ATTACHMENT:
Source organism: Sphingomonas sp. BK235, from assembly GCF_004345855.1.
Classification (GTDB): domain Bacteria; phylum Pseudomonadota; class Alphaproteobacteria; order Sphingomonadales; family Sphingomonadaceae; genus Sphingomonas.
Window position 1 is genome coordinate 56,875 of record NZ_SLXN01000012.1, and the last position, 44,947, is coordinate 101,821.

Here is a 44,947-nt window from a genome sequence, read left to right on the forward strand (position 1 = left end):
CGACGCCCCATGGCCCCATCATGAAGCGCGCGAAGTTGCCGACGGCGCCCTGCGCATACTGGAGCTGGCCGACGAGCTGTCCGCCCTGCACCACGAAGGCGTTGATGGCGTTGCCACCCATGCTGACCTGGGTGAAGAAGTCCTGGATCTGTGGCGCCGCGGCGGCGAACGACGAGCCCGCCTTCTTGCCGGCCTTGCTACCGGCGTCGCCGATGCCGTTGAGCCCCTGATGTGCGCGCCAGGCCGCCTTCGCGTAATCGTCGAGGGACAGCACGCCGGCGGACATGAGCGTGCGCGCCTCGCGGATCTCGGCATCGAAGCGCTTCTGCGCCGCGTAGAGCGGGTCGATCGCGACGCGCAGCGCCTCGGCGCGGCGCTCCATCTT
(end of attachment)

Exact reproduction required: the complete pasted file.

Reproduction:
Source organism: Sphingomonas sp. BK235, from assembly GCF_004345855.1.
Classification (GTDB): domain Bacteria; phylum Pseudomonadota; class Alphaproteobacteria; order Sphingomonadales; family Sphingomonadaceae; genus Sphingomonas.
Window position 1 is genome coordinate 56,875 of record NZ_SLXN01000012.1, and the last position, 44,947, is coordinate 101,821.

Here is a 44,947-nt window from a genome sequence, read left to right on the forward strand (position 1 = left end):
CGACGCCCCATGGCCCCATCATGAAGCGCGCGAAGTTGCCGACGGCGCCCTGCGCATACTGGAGCTGGCCGACGAGCTGTCCGCCCTGCACCACGAAGGCGTTGATGGCGTTGCCACCCATGCTGACCTGGGTGAAGAAGTCCTGGATCTGTGGCGCCGCGGCGGCGAACGACGAGCCCGCCTTCTTGCCGGCCTTGCTACCGGCGTCGCCGATGCCGTTGAGCCCCTGATGTGCGCGCCAGGCCGCCTTCGCGTAATCGTCGAGGGACAGCACGCCGGCGGACATGAGCGTGCGCGCCTCGCGGATCTCGGCATCGAAGCGCTTCTGCGCCGCGTAGAGCGGGTCGATCGCGACGCGCAGCGCCTCGGCGCGGCGCTCCATCTT